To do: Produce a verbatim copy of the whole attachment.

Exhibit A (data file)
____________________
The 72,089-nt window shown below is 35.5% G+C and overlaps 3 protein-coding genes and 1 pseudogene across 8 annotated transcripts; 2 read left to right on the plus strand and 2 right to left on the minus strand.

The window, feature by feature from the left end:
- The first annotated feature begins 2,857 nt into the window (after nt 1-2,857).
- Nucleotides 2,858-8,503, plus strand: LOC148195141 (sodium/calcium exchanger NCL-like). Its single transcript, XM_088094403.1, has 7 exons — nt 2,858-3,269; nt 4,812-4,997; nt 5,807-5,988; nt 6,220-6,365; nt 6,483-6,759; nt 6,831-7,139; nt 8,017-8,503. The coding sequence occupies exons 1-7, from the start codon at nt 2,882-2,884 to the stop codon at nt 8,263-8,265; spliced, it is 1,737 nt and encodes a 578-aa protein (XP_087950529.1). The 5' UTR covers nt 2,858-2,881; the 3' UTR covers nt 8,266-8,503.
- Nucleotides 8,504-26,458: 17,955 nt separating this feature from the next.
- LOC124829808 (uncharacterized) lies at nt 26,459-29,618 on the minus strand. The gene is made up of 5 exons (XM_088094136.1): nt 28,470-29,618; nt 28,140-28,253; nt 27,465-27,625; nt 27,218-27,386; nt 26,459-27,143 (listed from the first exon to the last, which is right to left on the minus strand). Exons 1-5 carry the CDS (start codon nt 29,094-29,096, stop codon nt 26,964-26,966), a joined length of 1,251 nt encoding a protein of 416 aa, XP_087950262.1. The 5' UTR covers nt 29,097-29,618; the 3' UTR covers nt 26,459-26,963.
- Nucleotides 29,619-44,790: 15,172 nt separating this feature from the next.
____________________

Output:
The 72,089-nt window shown below is 35.5% G+C and overlaps 3 protein-coding genes and 1 pseudogene across 8 annotated transcripts; 2 read left to right on the plus strand and 2 right to left on the minus strand.

The window, feature by feature from the left end:
- The first annotated feature begins 2,857 nt into the window (after nt 1-2,857).
- Nucleotides 2,858-8,503, plus strand: LOC148195141 (sodium/calcium exchanger NCL-like). Its single transcript, XM_088094403.1, has 7 exons — nt 2,858-3,269; nt 4,812-4,997; nt 5,807-5,988; nt 6,220-6,365; nt 6,483-6,759; nt 6,831-7,139; nt 8,017-8,503. The coding sequence occupies exons 1-7, from the start codon at nt 2,882-2,884 to the stop codon at nt 8,263-8,265; spliced, it is 1,737 nt and encodes a 578-aa protein (XP_087950529.1). The 5' UTR covers nt 2,858-2,881; the 3' UTR covers nt 8,266-8,503.
- Nucleotides 8,504-26,458: 17,955 nt separating this feature from the next.
- LOC124829808 (uncharacterized) lies at nt 26,459-29,618 on the minus strand. The gene is made up of 5 exons (XM_088094136.1): nt 28,470-29,618; nt 28,140-28,253; nt 27,465-27,625; nt 27,218-27,386; nt 26,459-27,143 (listed from the first exon to the last, which is right to left on the minus strand). Exons 1-5 carry the CDS (start codon nt 29,094-29,096, stop codon nt 26,964-26,966), a joined length of 1,251 nt encoding a protein of 416 aa, XP_087950262.1. The 5' UTR covers nt 29,097-29,618; the 3' UTR covers nt 26,459-26,963.
- Nucleotides 29,619-44,790: 15,172 nt separating this feature from the next.